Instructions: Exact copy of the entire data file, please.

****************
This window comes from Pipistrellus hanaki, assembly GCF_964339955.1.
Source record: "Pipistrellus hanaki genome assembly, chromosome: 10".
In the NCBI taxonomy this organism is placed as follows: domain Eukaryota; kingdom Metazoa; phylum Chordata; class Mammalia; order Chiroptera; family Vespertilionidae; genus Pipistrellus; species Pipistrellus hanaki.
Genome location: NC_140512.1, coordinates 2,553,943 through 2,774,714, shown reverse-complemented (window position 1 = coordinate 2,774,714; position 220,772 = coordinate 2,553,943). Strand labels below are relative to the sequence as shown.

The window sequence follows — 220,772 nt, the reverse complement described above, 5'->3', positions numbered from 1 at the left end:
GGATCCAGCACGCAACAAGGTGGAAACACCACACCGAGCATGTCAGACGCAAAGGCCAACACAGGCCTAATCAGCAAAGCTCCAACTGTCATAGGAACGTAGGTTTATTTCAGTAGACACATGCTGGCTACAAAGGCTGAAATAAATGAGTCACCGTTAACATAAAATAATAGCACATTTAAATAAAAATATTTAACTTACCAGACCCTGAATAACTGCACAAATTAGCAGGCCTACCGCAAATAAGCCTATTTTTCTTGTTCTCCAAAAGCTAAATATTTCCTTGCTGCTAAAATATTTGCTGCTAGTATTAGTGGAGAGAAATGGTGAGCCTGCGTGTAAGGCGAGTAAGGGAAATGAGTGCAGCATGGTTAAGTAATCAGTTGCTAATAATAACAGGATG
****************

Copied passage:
This window comes from Pipistrellus hanaki, assembly GCF_964339955.1.
Source record: "Pipistrellus hanaki genome assembly, chromosome: 10".
In the NCBI taxonomy this organism is placed as follows: domain Eukaryota; kingdom Metazoa; phylum Chordata; class Mammalia; order Chiroptera; family Vespertilionidae; genus Pipistrellus; species Pipistrellus hanaki.
Genome location: NC_140512.1, coordinates 2,553,943 through 2,774,714, shown reverse-complemented (window position 1 = coordinate 2,774,714; position 220,772 = coordinate 2,553,943). Strand labels below are relative to the sequence as shown.

The window sequence follows — 220,772 nt, the reverse complement described above, 5'->3', positions numbered from 1 at the left end:
GGATCCAGCACGCAACAAGGTGGAAACACCACACCGAGCATGTCAGACGCAAAGGCCAACACAGGCCTAATCAGCAAAGCTCCAACTGTCATAGGAACGTAGGTTTATTTCAGTAGACACATGCTGGCTACAAAGGCTGAAATAAATGAGTCACCGTTAACATAAAATAATAGCACATTTAAATAAAAATATTTAACTTACCAGACCCTGAATAACTGCACAAATTAGCAGGCCTACCGCAAATAAGCCTATTTTTCTTGTTCTCCAAAAGCTAAATATTTCCTTGCTGCTAAAATATTTGCTGCTAGTATTAGTGGAGAGAAATGGTGAGCCTGCGTGTAAGGCGAGTAAGGGAAATGAGTGCAGCATGGTTAAGTAATCAGTTGCTAATAATAACAGGATG